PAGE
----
Tag Archives: Helen Molesworth

ALICE NEEL — FREEDOM

Two years after Alice Neel, Uptown, David Zwirner presents ALICE NEEL—FREEDOM, another great exhibition of the painter’s work, this time focused on Neel’s portrayal of the nude figure.

The show’s catalogue features contributions by Marlene Dumas, Helen Molesworth, and Ginny Neel, Alice’s daughter-in-law and the organizer of FREEDOM.

ALICE NEEL—FREEDOM

Through April 13.

David Zwirner

537 West 20th Street, New York City.

From top: Alice Neel, Pregnant Julie and Algis, 1967; Alice Neel, Degenerate Madonna, 1930; Alice Neel, Untitled (Alice Neel and John Rothschild in the Bathroom), 1935; Alice Neel, Bronx Bacchus, 1929; Alice Neel, Joe Gould, 1933. All artwork © The Estate of Alice Neel, courtesy The Estate of Alice Neel and David Zwirner.

JORDAN CASTEEL

Jordan Casteel—two of whose paintings are part of ONE DAY AT A TIME at MOCA—will discuss the exhibition at the museum during a public tour this weekend.

And Casteel’s museum show RETURNING THE GAZE will open in Denver next month.

JORDAN CASTEEL ON ONE DAY AT A TIME—MANNY FARBER AND TERMITE ART

Sunday, January 20, at 3 pm.

MOCA Grand Avenue

250 South Grand Avenue, downtown Los Angeles.

JORDAN CASTEEL—RETURNING THE GAZE

February 2 through August 18.

Denver Art Museum

100 West 14th Avenue Parkway, Denver.

From top: Jordan CasteelYahya, 2014, oil on canvas, collection of Jim and Julie Taylor, image courtesy Sargent’s Daughters, New York.; Jordan Casteel, Memorial, 2017, oil on canvas, Museum of Contemporary Art, Los Angeles, image courtesy the artist and MOCAJordan CasteelBenyam, 2018, oil on canvas, Komal Shah & Gaurav Garg Collection, image courtesy the artist and Casey Kaplan, New York; Jordan Casteel, Glass Man Michael, 2016, oil on canvas, collection of John L. Thomson, Minneapolis, image courtesy the artist and MOCA. All images © Jordan Casteel.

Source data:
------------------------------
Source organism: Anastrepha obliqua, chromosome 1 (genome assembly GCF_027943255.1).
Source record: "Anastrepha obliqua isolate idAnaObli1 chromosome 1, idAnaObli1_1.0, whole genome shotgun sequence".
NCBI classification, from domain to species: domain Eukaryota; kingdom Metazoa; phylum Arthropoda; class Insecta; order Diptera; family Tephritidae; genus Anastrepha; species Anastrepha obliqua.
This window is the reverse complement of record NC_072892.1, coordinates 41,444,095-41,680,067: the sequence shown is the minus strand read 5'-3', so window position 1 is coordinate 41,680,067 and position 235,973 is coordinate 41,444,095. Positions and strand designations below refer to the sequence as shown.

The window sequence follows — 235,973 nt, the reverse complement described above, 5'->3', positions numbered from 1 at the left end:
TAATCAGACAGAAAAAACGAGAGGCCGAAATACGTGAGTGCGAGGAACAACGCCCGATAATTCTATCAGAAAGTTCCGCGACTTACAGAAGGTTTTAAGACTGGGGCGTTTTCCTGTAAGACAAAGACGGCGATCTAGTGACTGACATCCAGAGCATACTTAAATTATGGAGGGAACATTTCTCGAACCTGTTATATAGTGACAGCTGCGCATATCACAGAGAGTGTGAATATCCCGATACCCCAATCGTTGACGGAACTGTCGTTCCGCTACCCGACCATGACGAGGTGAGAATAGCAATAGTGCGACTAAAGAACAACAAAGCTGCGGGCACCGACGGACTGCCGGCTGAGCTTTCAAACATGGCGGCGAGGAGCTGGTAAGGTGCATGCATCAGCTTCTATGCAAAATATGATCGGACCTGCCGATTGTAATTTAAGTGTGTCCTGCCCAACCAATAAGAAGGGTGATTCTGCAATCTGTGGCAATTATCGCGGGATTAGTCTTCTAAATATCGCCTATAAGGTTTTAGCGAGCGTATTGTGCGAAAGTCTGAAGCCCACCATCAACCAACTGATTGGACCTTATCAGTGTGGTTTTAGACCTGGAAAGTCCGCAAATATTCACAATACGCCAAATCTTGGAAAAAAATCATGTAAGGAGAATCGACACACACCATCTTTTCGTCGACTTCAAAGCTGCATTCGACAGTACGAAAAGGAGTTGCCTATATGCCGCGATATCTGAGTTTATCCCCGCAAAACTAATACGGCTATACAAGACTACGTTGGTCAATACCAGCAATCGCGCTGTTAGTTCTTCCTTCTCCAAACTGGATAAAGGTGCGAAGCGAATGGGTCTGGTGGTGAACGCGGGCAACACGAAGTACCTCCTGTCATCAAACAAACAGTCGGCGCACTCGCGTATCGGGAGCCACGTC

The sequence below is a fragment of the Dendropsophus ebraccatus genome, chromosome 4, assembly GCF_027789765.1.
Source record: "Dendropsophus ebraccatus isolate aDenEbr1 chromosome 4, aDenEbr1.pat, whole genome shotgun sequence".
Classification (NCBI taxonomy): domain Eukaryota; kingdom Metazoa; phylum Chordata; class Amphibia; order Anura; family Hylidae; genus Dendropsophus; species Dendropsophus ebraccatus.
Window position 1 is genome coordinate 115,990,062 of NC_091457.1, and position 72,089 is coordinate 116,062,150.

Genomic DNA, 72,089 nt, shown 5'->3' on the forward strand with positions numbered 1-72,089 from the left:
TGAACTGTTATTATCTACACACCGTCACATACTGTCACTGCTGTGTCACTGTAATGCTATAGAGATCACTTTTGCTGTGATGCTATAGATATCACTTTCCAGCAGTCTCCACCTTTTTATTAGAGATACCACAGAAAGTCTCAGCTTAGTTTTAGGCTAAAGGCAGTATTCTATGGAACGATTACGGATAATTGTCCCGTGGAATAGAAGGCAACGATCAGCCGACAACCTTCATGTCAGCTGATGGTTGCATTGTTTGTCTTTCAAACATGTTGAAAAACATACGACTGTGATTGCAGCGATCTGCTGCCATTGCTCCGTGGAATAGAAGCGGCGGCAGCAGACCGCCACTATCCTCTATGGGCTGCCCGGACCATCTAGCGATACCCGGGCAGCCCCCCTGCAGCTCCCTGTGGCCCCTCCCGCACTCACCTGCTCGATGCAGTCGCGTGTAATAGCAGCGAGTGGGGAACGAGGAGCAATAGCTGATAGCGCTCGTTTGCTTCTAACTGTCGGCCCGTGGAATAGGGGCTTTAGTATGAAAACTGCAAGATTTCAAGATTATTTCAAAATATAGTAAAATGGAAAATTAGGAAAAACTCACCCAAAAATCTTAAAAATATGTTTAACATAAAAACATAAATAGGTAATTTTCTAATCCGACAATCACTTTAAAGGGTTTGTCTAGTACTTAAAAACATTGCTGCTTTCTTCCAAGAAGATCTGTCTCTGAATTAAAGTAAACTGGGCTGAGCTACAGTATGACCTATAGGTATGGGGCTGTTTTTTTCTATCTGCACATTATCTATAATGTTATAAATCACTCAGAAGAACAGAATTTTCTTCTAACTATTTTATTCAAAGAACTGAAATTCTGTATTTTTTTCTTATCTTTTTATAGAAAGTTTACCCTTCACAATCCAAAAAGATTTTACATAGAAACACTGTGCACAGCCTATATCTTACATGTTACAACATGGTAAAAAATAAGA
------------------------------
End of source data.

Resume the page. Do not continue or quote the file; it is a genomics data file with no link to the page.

HELEN MOLESWORTH READS ONE DAY AT A TIME

“When I sat in Manny’s lecture hall [in the fall/winter quarter of 1988], I had no inkling of what a curator even did…
“And my current understanding of its operations, demanding a constant oscillation between the big picture and the details—the big picture being the institution of the museum and its central role in the creation of value, the formation of canons, and the presentation of private artistic acts for public experience; the details involving the development of intimacies with both objects and their makers, the why and how of choosing specific objects, the why and how of installing them, and what each act of adjacency in an installation might connote—was still a decade away.” — Helen Molesworth*
.
This weekend, ONE DAY AT A TIME—MANNY FARBER AND TERMITE ART curator Helen Molesworth reads her titular catalogue essay in the exhibition’s gallery. Centered on Farber, the essay moves through the elusive definitions of termite art, still life, and the everyday.

HELEN MOLESWORTH READS ONE DAY AT A TIME

Sunday, January 13, at 3 pm.

MOCA Grand Avenue

250 South Grand Avenue, downtown Los Angeles.

 

See “Under the Volcano: Helen Molesworth in conversation with Dorothée Perret,” PARIS LA 14 (Winter 2016): 29–37.